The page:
Jacksonville’s 1010XL used its airwaves to raise money for the Jay Fund for the fifteenth year earlier this week. The radiothon was a smashing success, raising $249,784 to fight pediatric cancer.
This year’s total is a new record for the event. In the 15 year history of the radiothon, the station has raised just under $1.6 billion for the Jay Fund.
“I’m truly amazed at the generosity of the 1010 XL listeners in times when a carton of eggs cost six dollars,” said General Manager Steven Griffin, “and equally amazed how the hosts, producers, radio staff and volunteers come together with a singular focus to year-after-year produce these results in one broadcast day.”
Former Jacksonville Jaguars and New York Giants coach Tom Coughlin started the Jay Fund in memory of Jay McGillis, who developed leukemia while playing for Coughlin at Boston College. The organization has helped over 5,000 families and given away over $16 million in grants in Northeast Florida and the New York/New Jersey Metropolitan Area.
Parkins & Spiegel Wonder If Trent Dilfer Will Still Appear On Their Show After Taking UAB Job
“I will just say that his status with the show and the station is uncertain.”
Former ESPN NFL analyst Trent Dilfer has been hired as the new head coach at UAB. However, Danny Parkins and Matt Spiegel wondered if that meant Dilfer would no longer be making his weekly appearances on Parkins & Spiegel on 670 The Score.
“Our guy is no longer gonna do a radio show out of Chicago?” Parkins joked, referencing an incident last month where Dilfer failed to say “Parkins & Spiegel“ during an appearance on The Herd with Colin Cowherd.
“I don’t know that that’s the case,” Spiegel replied.
“We don’t know that yet,” producer Shane Riordan said. “We have only shared a couple of text message — Trent and I — this morning and I will just say that his status with the show and the station is uncertain.”
Later in the show, Parkins and Spiegel jokingly wondered what jobs they could have on UAB’s staff, with Parkins balking at being a sports information director. He did say he would welcome being the offensive player caller, but believed that job might fall under the purview of Dilfer.
Mike Milbury: Jack Edwards Is ‘Awkward’ and ‘A Different Breed’
“Like him or love him, I’m not gonna judge him. As a guy that’s been cancelled, I have no right anymore.”
Boston Bruins television play-by-play announcer Jack Edwards has come under fire for recent comments he made about Tampa Bay Lightning forward Pat Maroon and his weight. In turn, Maroon donated money in Edwards’ name to a mental health organization. On The Greg Hill Show Thursday, former NHL on NBC analyst Mike Milbury both slammed and defended Edwards.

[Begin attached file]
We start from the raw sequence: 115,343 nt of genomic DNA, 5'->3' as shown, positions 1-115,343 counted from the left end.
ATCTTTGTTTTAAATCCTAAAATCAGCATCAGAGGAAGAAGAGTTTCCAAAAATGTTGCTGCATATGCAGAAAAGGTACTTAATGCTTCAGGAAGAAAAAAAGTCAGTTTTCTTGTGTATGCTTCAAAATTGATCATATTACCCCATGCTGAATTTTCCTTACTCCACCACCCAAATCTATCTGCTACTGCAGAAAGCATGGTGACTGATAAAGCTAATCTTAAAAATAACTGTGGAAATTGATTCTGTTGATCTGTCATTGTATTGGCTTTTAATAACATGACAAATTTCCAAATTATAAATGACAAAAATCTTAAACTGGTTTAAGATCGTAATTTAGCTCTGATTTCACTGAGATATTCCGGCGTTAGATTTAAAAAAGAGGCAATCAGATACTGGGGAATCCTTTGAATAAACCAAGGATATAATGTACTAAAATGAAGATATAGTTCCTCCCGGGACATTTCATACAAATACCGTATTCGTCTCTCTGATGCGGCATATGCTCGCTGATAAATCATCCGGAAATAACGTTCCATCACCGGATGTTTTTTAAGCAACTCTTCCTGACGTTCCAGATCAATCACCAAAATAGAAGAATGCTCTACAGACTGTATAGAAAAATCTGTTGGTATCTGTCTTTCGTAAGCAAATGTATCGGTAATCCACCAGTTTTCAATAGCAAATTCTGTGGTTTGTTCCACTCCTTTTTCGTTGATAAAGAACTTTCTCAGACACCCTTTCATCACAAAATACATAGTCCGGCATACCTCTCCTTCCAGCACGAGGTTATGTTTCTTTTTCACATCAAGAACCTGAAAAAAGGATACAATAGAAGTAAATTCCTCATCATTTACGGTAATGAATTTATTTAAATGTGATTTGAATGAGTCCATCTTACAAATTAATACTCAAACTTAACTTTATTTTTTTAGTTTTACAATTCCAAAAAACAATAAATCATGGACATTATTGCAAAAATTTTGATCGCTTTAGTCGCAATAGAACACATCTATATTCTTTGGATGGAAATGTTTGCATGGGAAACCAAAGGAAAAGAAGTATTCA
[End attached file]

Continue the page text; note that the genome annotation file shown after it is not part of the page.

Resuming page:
“Jack Edwards. Who’s Jack Edwards? He went through all of junior high school being picked on and bullied,” Milbury said. “Now he’s trying to get even. Wouldn’t you want to smack that guy, Wiggy? Skinny, scrawny, mouthy son of a bitch.”
“Jack is screaming at the TV all the time,” he continued. “I gotta turn it down half the time.”
When asked by Courtney Cox if it was appropriate for Edwards to make comments about Maroon’s weight, noting that the comments were “awkward”, Milbury said Edwards is a divisive presence.
“Jack is awkward. I think half of Boston hates him and half of Boston loves him. He certainly loves the Bruins and is passionate about it but he’s a different breed of cat. Like him or love him, I’m not gonna judge him. As a guy that’s been cancelled, I have no right anymore.”
Milbury was “cancelled” after saying NHL players in the league’s playoff “bubble” weren’t being distracted by their wives and girlfriends being present. He was dropped by the NHL on NBC after the comments and has not resurfaced on a major network.
The comments and questions to Milbury came after Cox and co-host Jermaine Wiggins disagreed about whether Edwards’ comments were warranted.
Wiggins said he “thought hockey players were supposed to be tough”, adding “he’s got a few extra LBs. It’s a joke.”
Cox countered by saying “it’s not a joke. No one should be talking about it. Jack Edwards went on for like five minutes about it. It wasn’t funny.”
Hill said when Wiggins was in the NFL, nobody cared what television broadcasters said about them. Cox argued by saying “in your day, nobody talked to a therapist, either”.